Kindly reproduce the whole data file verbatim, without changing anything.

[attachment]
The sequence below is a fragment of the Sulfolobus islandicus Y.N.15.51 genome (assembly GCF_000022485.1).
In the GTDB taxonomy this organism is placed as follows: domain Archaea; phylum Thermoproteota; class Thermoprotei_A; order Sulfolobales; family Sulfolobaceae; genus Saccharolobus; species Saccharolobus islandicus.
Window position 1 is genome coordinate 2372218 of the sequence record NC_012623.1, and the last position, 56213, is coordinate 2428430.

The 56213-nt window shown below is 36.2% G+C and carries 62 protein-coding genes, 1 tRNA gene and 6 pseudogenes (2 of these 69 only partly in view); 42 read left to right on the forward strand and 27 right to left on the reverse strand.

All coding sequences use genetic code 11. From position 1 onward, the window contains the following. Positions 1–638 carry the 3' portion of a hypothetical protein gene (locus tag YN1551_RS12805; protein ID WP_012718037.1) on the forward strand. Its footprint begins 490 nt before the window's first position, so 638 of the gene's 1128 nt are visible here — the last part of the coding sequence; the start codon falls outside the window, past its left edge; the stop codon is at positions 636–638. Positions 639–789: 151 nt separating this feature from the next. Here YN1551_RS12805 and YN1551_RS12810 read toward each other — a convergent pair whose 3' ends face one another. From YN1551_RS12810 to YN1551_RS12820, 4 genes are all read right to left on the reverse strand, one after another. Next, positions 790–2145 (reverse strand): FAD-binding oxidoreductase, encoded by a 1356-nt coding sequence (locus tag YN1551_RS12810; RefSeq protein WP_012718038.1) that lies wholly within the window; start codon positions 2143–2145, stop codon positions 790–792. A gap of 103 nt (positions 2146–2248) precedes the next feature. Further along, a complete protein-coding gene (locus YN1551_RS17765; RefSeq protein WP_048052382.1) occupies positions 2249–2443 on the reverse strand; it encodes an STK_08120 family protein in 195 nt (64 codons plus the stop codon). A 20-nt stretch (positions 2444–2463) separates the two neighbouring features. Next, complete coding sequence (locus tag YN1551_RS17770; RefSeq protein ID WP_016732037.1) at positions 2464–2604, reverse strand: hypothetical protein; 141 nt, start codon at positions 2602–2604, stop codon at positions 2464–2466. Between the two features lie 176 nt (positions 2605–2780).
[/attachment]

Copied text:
The sequence below is a fragment of the Sulfolobus islandicus Y.N.15.51 genome (assembly GCF_000022485.1).
In the GTDB taxonomy this organism is placed as follows: domain Archaea; phylum Thermoproteota; class Thermoprotei_A; order Sulfolobales; family Sulfolobaceae; genus Saccharolobus; species Saccharolobus islandicus.
Window position 1 is genome coordinate 2372218 of the sequence record NC_012623.1, and the last position, 56213, is coordinate 2428430.

The 56213-nt window shown below is 36.2% G+C and carries 62 protein-coding genes, 1 tRNA gene and 6 pseudogenes (2 of these 69 only partly in view); 42 read left to right on the forward strand and 27 right to left on the reverse strand.

All coding sequences use genetic code 11. From position 1 onward, the window contains the following. Positions 1–638 carry the 3' portion of a hypothetical protein gene (locus tag YN1551_RS12805; protein ID WP_012718037.1) on the forward strand. Its footprint begins 490 nt before the window's first position, so 638 of the gene's 1128 nt are visible here — the last part of the coding sequence; the start codon falls outside the window, past its left edge; the stop codon is at positions 636–638. Positions 639–789: 151 nt separating this feature from the next. Here YN1551_RS12805 and YN1551_RS12810 read toward each other — a convergent pair whose 3' ends face one another. From YN1551_RS12810 to YN1551_RS12820, 4 genes are all read right to left on the reverse strand, one after another. Next, positions 790–2145 (reverse strand): FAD-binding oxidoreductase, encoded by a 1356-nt coding sequence (locus tag YN1551_RS12810; RefSeq protein WP_012718038.1) that lies wholly within the window; start codon positions 2143–2145, stop codon positions 790–792. A gap of 103 nt (positions 2146–2248) precedes the next feature. Further along, a complete protein-coding gene (locus YN1551_RS17765; RefSeq protein WP_048052382.1) occupies positions 2249–2443 on the reverse strand; it encodes an STK_08120 family protein in 195 nt (64 codons plus the stop codon). A 20-nt stretch (positions 2444–2463) separates the two neighbouring features. Next, complete coding sequence (locus tag YN1551_RS17770; RefSeq protein ID WP_016732037.1) at positions 2464–2604, reverse strand: hypothetical protein; 141 nt, start codon at positions 2602–2604, stop codon at positions 2464–2466. Between the two features lie 176 nt (positions 2605–2780).